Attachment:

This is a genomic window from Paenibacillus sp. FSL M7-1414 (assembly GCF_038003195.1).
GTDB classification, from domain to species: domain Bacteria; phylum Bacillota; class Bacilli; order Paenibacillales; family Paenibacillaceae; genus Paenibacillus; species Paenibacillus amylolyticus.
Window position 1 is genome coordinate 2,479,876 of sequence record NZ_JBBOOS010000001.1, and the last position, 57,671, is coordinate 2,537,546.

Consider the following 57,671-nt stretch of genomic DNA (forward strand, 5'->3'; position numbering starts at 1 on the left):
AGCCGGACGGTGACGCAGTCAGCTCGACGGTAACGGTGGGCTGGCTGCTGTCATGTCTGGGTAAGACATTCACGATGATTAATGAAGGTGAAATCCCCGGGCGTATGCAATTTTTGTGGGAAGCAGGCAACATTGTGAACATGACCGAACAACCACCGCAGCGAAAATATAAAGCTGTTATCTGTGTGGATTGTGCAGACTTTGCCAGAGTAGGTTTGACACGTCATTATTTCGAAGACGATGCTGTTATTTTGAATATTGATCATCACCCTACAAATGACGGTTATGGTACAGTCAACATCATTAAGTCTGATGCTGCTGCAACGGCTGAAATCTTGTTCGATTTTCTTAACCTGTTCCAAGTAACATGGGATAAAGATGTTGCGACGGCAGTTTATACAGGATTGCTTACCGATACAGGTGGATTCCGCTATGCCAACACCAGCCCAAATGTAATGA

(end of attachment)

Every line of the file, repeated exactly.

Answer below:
This is a genomic window from Paenibacillus sp. FSL M7-1414 (assembly GCF_038003195.1).
GTDB classification, from domain to species: domain Bacteria; phylum Bacillota; class Bacilli; order Paenibacillales; family Paenibacillaceae; genus Paenibacillus; species Paenibacillus amylolyticus.
Window position 1 is genome coordinate 2,479,876 of sequence record NZ_JBBOOS010000001.1, and the last position, 57,671, is coordinate 2,537,546.

Consider the following 57,671-nt stretch of genomic DNA (forward strand, 5'->3'; position numbering starts at 1 on the left):
AGCCGGACGGTGACGCAGTCAGCTCGACGGTAACGGTGGGCTGGCTGCTGTCATGTCTGGGTAAGACATTCACGATGATTAATGAAGGTGAAATCCCCGGGCGTATGCAATTTTTGTGGGAAGCAGGCAACATTGTGAACATGACCGAACAACCACCGCAGCGAAAATATAAAGCTGTTATCTGTGTGGATTGTGCAGACTTTGCCAGAGTAGGTTTGACACGTCATTATTTCGAAGACGATGCTGTTATTTTGAATATTGATCATCACCCTACAAATGACGGTTATGGTACAGTCAACATCATTAAGTCTGATGCTGCTGCAACGGCTGAAATCTTGTTCGATTTTCTTAACCTGTTCCAAGTAACATGGGATAAAGATGTTGCGACGGCAGTTTATACAGGATTGCTTACCGATACAGGTGGATTCCGCTATGCCAACACCAGCCCAAATGTAATGA